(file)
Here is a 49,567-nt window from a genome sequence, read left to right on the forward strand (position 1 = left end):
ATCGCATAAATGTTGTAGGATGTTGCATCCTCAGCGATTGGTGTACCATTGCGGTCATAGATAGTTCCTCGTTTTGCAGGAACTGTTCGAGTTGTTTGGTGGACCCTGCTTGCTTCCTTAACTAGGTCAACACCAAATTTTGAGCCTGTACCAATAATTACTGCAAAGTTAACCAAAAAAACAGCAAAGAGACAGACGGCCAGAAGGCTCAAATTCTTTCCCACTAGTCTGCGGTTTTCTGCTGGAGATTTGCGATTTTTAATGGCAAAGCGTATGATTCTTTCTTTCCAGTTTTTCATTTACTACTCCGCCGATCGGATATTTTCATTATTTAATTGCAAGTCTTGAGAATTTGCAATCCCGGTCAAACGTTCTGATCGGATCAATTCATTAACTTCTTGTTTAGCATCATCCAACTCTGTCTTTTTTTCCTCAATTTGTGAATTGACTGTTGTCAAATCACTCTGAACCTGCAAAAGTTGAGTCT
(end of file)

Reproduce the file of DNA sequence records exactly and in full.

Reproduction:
Here is a 49,567-nt window from a genome sequence, read left to right on the forward strand (position 1 = left end):
ATCGCATAAATGTTGTAGGATGTTGCATCCTCAGCGATTGGTGTACCATTGCGGTCATAGATAGTTCCTCGTTTTGCAGGAACTGTTCGAGTTGTTTGGTGGACCCTGCTTGCTTCCTTAACTAGGTCAACACCAAATTTTGAGCCTGTACCAATAATTACTGCAAAGTTAACCAAAAAAACAGCAAAGAGACAGACGGCCAGAAGGCTCAAATTCTTTCCCACTAGTCTGCGGTTTTCTGCTGGAGATTTGCGATTTTTAATGGCAAAGCGTATGATTCTTTCTTTCCAGTTTTTCATTTACTACTCCGCCGATCGGATATTTTCATTATTTAATTGCAAGTCTTGAGAATTTGCAATCCCGGTCAAACGTTCTGATCGGATCAATTCATTAACTTCTTGTTTAGCATCATCCAACTCTGTCTTTTTTTCCTCAATTTGTGAATTGACTGTTGTCAAATCACTCTGAACCTGCAAAAGTTGAGTCT